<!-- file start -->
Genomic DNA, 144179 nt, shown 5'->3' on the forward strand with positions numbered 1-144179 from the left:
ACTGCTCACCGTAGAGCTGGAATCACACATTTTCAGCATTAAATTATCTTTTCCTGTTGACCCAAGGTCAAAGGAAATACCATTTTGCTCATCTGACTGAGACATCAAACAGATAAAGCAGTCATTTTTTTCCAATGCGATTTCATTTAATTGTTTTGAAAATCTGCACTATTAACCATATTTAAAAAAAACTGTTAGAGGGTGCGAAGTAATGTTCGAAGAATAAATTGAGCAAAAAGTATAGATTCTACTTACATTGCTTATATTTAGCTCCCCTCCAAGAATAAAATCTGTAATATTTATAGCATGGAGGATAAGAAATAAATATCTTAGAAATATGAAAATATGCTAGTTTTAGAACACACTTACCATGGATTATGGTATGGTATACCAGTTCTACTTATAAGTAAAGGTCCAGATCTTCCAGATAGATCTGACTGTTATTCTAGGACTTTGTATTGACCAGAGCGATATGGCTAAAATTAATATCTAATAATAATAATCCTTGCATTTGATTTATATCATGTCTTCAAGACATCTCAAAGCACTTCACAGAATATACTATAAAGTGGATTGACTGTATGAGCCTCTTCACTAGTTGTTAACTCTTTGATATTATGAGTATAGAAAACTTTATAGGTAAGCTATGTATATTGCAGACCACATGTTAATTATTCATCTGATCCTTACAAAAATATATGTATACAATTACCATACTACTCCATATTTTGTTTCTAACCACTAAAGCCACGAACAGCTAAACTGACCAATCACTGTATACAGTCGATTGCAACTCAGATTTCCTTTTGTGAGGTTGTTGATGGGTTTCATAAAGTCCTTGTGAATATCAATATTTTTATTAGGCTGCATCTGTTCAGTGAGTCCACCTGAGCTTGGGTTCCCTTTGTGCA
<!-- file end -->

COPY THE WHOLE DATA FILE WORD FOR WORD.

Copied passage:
Genomic DNA, 144179 nt, shown 5'->3' on the forward strand with positions numbered 1-144179 from the left:
ACTGCTCACCGTAGAGCTGGAATCACACATTTTCAGCATTAAATTATCTTTTCCTGTTGACCCAAGGTCAAAGGAAATACCATTTTGCTCATCTGACTGAGACATCAAACAGATAAAGCAGTCATTTTTTTCCAATGCGATTTCATTTAATTGTTTTGAAAATCTGCACTATTAACCATATTTAAAAAAAACTGTTAGAGGGTGCGAAGTAATGTTCGAAGAATAAATTGAGCAAAAAGTATAGATTCTACTTACATTGCTTATATTTAGCTCCCCTCCAAGAATAAAATCTGTAATATTTATAGCATGGAGGATAAGAAATAAATATCTTAGAAATATGAAAATATGCTAGTTTTAGAACACACTTACCATGGATTATGGTATGGTATACCAGTTCTACTTATAAGTAAAGGTCCAGATCTTCCAGATAGATCTGACTGTTATTCTAGGACTTTGTATTGACCAGAGCGATATGGCTAAAATTAATATCTAATAATAATAATCCTTGCATTTGATTTATATCATGTCTTCAAGACATCTCAAAGCACTTCACAGAATATACTATAAAGTGGATTGACTGTATGAGCCTCTTCACTAGTTGTTAACTCTTTGATATTATGAGTATAGAAAACTTTATAGGTAAGCTATGTATATTGCAGACCACATGTTAATTATTCATCTGATCCTTACAAAAATATATGTATACAATTACCATACTACTCCATATTTTGTTTCTAACCACTAAAGCCACGAACAGCTAAACTGACCAATCACTGTATACAGTCGATTGCAACTCAGATTTCCTTTTGTGAGGTTGTTGATGGGTTTCATAAAGTCCTTGTGAATATCAATATTTTTATTAGGCTGCATCTGTTCAGTGAGTCCACCTGAGCTTGGGTTCCCTTTGTGCA